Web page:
update December 2018

We are sorry to have to tell you that very sadly we’ve had to make a difficult decision and re-designate most of the money put aside by our Trustees for the Fairy Meadow Fund.  The reason is that a number of our recent events have run at a loss, despite a lot of cost-cutting and extra volunteering, and we simply did not have the money to put on the 2019 Fairy Fair unless we did this.  We know this will be a disappointment to many of you as it is to us and we still hope to find another way to create a new wildflower plot.  We had in any case found it impossible to buy affordable and suitable land in Norfolk but we do this with great regret.   

We are not sure why it has been getting harder to sell-out at events and so raise net funds but a lot of other groups have a similar experience and we think it may be a combination of the real impacts of austerity, a general sense of uncertainty caused by ‘Brexit’ leading people to be more cautious (not just on the high street and online retail!) and the fact that we’ve had to use three different (and so unfamiliar) venues recently.  We hope that by sticking with our lovely new Bradmoor Woods site where we held the 2018 Real Halloween and where the 2019 Fairy Fair will be, we can overcome this challenge.

We would like to say thank you again to everyone who has supported the Fairy Meadow Fund.  The great majority of money came from a proportion of ticket sales at events where we raised net funds.  These are known as ‘designated’ funds and can be re-allocated by the Trustees.  A minority came as specific donations which count as ‘restricted’ for the particular purpose of buying land for a wildflower meadow. We will be contacting every donor we have a record of to ask if you are happy to have the donation redirected to other ways to engage children in nature.  Our crew who made donations have already agreed. If you’d like to get in touch now to let us know or discuss it, please email Chris – we’d like to hear from you. 


Can you help us find land for our first Fairy Meadow ?

(download a pdf of this post here)

The Fairyland Trust has raised £20,000 over recent years for the ‘Fairy Meadow Fund’ .  Our idea is to buy some land which is currently low in wildlife value and convert it into a ‘meadow’ by resowing it with native wildflowers.

Why ?  Because 97% of our traditional lowland meadows have been lost, and once common flowers, bees, butterflies and birds are in huge decline thanks to intensive farming practices.  This makes it much harder for families to find a places where children can explore nature, or even for a picnic in a pleasant meadow.  The core mission of the Fairyland Trust is to introduce young children to nature, something which over 85% of adults agree is ‘vital’.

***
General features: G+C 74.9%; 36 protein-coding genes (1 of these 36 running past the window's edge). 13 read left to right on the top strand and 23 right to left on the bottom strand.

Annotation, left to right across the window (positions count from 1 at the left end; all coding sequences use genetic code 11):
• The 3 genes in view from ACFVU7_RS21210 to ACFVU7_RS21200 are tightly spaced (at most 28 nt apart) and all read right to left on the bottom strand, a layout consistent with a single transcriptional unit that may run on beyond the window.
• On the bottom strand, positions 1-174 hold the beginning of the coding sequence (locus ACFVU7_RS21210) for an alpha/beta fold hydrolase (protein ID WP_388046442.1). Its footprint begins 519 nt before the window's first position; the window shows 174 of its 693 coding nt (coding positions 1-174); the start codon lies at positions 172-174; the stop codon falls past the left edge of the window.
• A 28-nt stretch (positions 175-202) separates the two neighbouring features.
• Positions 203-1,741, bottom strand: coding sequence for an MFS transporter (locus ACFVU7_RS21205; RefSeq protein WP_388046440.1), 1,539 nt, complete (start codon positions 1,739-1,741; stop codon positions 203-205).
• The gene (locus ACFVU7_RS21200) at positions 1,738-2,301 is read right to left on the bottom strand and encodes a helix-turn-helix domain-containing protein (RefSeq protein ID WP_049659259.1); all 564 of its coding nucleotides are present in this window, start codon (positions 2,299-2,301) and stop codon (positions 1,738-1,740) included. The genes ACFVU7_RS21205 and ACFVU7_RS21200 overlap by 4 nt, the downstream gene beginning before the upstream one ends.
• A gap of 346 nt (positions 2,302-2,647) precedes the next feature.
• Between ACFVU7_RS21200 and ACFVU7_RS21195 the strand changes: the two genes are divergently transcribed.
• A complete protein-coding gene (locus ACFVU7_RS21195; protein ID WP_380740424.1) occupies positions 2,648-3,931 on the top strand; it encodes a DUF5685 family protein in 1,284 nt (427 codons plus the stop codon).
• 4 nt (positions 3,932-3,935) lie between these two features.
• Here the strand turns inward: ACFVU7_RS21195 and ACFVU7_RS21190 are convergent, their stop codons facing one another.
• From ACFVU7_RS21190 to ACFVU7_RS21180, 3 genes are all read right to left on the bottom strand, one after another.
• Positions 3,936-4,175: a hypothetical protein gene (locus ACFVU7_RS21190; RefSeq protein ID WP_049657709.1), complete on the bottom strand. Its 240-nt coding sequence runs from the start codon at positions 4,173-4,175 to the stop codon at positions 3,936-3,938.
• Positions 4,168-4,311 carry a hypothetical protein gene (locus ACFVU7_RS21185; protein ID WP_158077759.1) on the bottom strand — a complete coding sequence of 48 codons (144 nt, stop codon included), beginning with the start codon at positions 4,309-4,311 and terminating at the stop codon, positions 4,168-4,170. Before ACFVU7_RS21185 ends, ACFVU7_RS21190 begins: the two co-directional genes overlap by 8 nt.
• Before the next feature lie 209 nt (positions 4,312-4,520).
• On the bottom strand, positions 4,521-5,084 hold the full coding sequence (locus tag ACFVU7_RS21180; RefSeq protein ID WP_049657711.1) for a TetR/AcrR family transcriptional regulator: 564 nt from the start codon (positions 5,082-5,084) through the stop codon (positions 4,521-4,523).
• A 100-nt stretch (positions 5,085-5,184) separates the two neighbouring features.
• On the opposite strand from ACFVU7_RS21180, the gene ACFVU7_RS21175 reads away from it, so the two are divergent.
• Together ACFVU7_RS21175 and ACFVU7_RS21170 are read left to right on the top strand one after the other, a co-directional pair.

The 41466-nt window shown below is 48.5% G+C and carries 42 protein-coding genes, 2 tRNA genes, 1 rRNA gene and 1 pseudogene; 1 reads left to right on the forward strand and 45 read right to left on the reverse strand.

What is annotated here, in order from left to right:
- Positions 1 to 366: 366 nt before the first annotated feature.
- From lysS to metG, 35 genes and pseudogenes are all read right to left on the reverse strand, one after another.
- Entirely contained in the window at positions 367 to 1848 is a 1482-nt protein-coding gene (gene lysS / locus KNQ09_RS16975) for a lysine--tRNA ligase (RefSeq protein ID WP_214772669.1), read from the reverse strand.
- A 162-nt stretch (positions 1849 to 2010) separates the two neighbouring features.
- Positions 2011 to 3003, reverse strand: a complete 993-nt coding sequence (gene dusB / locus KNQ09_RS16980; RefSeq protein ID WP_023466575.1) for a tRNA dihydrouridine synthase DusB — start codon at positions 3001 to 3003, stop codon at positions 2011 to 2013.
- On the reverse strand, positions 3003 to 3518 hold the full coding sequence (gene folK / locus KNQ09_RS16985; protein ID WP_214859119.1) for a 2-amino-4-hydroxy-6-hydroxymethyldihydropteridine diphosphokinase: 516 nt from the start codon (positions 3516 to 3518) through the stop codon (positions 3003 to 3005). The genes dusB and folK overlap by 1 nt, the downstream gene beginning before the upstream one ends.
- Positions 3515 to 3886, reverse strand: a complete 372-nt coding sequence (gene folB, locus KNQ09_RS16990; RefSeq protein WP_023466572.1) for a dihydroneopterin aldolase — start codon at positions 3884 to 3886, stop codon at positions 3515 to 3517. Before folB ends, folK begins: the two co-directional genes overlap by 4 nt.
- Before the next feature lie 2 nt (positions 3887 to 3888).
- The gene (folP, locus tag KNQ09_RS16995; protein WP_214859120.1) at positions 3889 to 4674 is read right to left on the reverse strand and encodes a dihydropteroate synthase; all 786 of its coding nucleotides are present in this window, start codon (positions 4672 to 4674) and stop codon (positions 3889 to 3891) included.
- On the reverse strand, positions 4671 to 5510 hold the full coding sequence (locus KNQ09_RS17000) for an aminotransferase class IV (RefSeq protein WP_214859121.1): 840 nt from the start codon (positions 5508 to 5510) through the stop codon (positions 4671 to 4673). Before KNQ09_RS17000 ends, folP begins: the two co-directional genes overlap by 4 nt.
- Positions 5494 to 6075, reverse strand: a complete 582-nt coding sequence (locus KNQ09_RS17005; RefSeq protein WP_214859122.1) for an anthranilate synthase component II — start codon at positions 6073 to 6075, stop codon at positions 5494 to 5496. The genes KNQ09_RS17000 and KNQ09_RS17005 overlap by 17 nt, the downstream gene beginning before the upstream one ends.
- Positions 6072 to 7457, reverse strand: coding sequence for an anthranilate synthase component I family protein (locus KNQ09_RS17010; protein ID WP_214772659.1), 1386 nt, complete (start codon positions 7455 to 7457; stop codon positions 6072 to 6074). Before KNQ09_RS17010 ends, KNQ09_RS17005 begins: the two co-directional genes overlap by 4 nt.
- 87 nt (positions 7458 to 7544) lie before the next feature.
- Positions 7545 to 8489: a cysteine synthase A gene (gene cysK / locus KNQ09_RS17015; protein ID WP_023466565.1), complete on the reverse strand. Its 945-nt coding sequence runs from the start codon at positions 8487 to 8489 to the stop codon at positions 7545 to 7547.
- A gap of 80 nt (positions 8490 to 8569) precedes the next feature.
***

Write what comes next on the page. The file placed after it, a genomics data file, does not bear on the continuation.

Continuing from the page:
The £20k will have to cover all the associated costs at least of acquiring and initially securing the land so we may have about £12k to purchase land although additional fundraising is possible if we find a compelling site.

The Trust is well known for creating Magical Workshops through which children can learn about nature in a creative and imaginative way, using authentic British nature-based folklore (see those for Hire here).  It also runs the Fairy Fairs (last held at Sennowe Park in May 2016 – see this short video ) and The Real Halloween (this year at Holt Hall, October 29th and 30th).  It sends travelling workshops all over the country and the events attract visitors from across the UK.  The Trust is based in Norfolk and most of its Supporters and many of its 6,000 followers live here so we are first looking for a Norfolk site.

These funds have been raised by small voluntary fundraising activities, donations of ‘wages’ from the crew working at events and from a contribution on the ticket price paid by visitors to the events, for which we receive no grant aid or sponsorship.

What It Will Be Like and The Sort of Place We Need 

The idea is to create a quiet and pleasant place for families to visit, enjoy some nature, and for example, to picnic.  It’s not intended as an event site but would need to be reasonably accessible. Unless it is within walking distance of housing, or a bus or train route, many people are likely to visit by car.  This means that so being near to some sort of parking, or with scope to cheaply create on-site parking (and where this is not likely to be a planning issue), would be important.  Having a nice view or aspect is important and sloping land would be great for picnics and taking in the scenery.